Welcome back to Food Crawls, a series in which Eater Boston staffers guide you (virtually) on various food (and booze) crawls in the Boston area.
When we go out, we often find ourselves wanting to try more than one restaurant or bar at a time — a drink and a snack here, another drink and perhaps a dessert there — and want to share our favorite multi-stop combinations with you. These crawls are meant to be relatively walkable, and the amount of food and drink is meant to correspond roughly to a couple of average appetites (so bring a friend), although your mileage may vary. Email us if there’s a particular theme, specific dish or drink, or neighborhood you’d like to see covered in a future installment.
Rockport sits at the tip on Cape Ann, and because it’s situated on the commuter rail, it makes for a perfect day trip for restless Bostonians looking to get out of the city to take in some extremely quaint New England.
Compulsory to any Rockport sojourn is a stroll up Bearskin Neck. The picturesque street is lined with boutiques and art galleries and eateries, and it ends in a jetty stretching out into Sandy Bay. Peer out at the cold void of the harsh Atlantic, and then make your way back toward Main Street.
Buy an abstract painting or some beach town kitsch, and then gorge on lobster rolls and ice cream (and several other treats).
Here’s where to go and what to eat on one food-filled jaunt through Rockport.
A Lobster Roll at Roy Moore’s Fish Shack
21 Dock Sq., Rockport
Roy Moore’s Fish Shack is never not busy. The Rockport institution does the standard New England fried seafood very well and also mixes it up with dishes like the fisherman’s reuben (sounds awful, but cheese on fish works in the case of fried haddock). The play here is the very simple lobster roll, however.
Bouillabaisse at Blue Lobster Grille
15 Dock Sq., Rockport
Yes, there’s bouillabaisse on Cape Ann. And it’s good. Blue Lobster Grille’s version is served with linguine, and it is decidedly more southern Italian than southern French, but that’s fine: It’s hard to care about authenticity when staring at a giant bowl filled with shrimp, scallops, haddock, calamari, lobster, and mussels.
A Dog at Top Dog
2 Doyle Cove Rd., Rockport
The hot dogs at Top Dog have names like Man’s Best Friend and German Shepherd. Top Dog can be forgiven for this because the hot dogs — yes, even the Italian Greyhound — are tempting. Try one topped simply with sauerkraut.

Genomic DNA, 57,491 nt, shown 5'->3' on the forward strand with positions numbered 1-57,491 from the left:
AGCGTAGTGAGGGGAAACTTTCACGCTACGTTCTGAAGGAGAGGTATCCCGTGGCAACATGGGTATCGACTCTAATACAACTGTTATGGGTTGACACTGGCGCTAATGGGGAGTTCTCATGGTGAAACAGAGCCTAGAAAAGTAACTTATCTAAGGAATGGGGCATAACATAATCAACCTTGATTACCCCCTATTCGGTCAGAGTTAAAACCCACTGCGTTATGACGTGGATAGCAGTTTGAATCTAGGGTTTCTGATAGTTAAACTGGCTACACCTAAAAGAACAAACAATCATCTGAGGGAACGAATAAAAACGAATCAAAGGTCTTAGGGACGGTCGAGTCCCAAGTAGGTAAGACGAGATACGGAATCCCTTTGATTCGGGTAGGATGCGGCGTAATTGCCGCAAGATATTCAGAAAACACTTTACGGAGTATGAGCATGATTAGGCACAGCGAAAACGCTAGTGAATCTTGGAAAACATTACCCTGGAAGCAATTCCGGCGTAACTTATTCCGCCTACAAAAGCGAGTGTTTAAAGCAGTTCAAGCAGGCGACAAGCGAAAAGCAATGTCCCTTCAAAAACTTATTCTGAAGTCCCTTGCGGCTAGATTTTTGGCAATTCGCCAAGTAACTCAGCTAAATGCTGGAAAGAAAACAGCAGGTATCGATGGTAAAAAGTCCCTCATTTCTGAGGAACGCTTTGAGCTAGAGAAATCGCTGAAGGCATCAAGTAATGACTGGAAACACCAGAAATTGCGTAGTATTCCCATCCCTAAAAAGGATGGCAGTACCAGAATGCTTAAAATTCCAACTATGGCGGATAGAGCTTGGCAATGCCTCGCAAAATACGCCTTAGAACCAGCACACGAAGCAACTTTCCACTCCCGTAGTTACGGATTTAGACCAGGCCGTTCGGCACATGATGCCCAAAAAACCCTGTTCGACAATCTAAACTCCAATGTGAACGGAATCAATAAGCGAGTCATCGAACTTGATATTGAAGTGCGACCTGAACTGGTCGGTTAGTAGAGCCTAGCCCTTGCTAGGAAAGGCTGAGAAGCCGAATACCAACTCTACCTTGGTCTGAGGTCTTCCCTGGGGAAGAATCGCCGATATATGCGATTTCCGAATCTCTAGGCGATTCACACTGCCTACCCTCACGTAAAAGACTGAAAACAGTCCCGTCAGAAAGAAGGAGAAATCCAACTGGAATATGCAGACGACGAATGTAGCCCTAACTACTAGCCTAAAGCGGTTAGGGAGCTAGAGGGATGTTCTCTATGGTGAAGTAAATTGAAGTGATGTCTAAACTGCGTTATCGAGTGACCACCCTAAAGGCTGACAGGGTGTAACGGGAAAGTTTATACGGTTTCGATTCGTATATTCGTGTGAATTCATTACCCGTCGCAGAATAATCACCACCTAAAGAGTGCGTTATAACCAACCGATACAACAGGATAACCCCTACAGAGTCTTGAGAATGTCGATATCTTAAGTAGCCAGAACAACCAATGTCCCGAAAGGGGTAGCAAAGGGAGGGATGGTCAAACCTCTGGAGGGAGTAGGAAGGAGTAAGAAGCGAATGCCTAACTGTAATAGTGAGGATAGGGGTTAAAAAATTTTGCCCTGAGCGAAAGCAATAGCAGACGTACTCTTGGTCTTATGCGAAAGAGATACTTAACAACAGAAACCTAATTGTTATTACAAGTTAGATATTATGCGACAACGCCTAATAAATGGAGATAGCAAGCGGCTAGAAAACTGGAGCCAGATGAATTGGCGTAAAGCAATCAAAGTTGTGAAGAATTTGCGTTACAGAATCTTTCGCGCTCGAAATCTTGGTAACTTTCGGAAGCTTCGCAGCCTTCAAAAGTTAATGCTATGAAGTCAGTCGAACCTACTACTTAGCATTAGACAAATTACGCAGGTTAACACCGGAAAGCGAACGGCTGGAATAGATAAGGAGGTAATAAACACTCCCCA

Something a Bit More Fancy at Feather & Wedge
5 Main St., Rockport
Feather & Wedge’s menu changes daily and finds influence from across the globe. A recent menu included cod served with tabouleh, harissa, and mizuna greens; pho served with braised pork; and Thai green curry. The walls are lined with images of Cape Ann granite quarry workers from the middle 19th century through the early 20th century. (The restaurant takes its name from a tool and process used to split pieces of granite). A full meal isn’t requisite — have a drink, slurp some oysters, and keep the food crawl going.
Austrian Sweets at Helmut’s Strudel
69 Bearskin Neck, Rockport
This Austrian pastry shop is in one of the most adorable buildings on Cape Ann. Its appearance is somewhere between slightly miniaturized Cape Cod-style home and converted boathouse, and its weathered cedar shingles are endemic to coastal New England. It’s fine to eat at Helmut’s during any weather, but it feels most appropriate to eat an apple strudel on a day that’s a bit cold and dank.
Ice Cream at the Ice Cream Store, Robins Nest, or Sundays
14 Bearskin Neck, 1 Main St., or 3 Bearskin Neck, Rockport, respectively
The Ice Cream Store has a Back Harbor view and is, like Helmut’s, adorable, and it serves American-style ice cream, while Robins Nest is the spot for gelato. It is possible to get a massive sundae at Sundays. It is also possible to get the right amount of ice cream, which is one scoop perched atop a sugar cone. Try the mint chocolate chip.
As far as these three ice cream shops go, where you go will be determined by your mood.